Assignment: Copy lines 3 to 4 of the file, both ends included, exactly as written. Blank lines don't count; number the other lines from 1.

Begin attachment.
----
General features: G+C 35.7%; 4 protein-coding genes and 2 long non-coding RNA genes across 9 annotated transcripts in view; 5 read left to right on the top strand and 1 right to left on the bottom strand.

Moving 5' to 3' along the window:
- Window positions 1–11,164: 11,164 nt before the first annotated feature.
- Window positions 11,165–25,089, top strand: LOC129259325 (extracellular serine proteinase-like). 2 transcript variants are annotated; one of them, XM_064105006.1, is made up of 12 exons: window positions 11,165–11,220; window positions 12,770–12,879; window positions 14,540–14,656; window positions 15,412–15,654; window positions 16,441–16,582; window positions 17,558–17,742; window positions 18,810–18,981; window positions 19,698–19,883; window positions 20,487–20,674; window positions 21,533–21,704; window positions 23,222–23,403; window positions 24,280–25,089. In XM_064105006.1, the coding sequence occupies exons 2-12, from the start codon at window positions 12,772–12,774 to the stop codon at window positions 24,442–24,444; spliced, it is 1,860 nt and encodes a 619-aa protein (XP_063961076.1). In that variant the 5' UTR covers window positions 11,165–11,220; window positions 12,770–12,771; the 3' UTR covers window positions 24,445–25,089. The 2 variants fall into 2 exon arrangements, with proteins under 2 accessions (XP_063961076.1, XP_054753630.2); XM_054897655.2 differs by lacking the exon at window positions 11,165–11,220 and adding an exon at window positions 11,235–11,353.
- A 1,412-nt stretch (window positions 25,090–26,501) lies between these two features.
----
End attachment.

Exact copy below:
- Window positions 1–11,164: 11,164 nt before the first annotated feature.
- Window positions 11,165–25,089, top strand: LOC129259325 (extracellular serine proteinase-like). 2 transcript variants are annotated; one of them, XM_064105006.1, is made up of 12 exons: window positions 11,165–11,220; window positions 12,770–12,879; window positions 14,540–14,656; window positions 15,412–15,654; window positions 16,441–16,582; window positions 17,558–17,742; window positions 18,810–18,981; window positions 19,698–19,883; window positions 20,487–20,674; window positions 21,533–21,704; window positions 23,222–23,403; window positions 24,280–25,089. In XM_064105006.1, the coding sequence occupies exons 2-12, from the start codon at window positions 12,772–12,774 to the stop codon at window positions 24,442–24,444; spliced, it is 1,860 nt and encodes a 619-aa protein (XP_063961076.1). In that variant the 5' UTR covers window positions 11,165–11,220; window positions 12,770–12,771; the 3' UTR covers window positions 24,445–25,089. The 2 variants fall into 2 exon arrangements, with proteins under 2 accessions (XP_063961076.1, XP_054753630.2); XM_054897655.2 differs by lacking the exon at window positions 11,165–11,220 and adding an exon at window positions 11,235–11,353.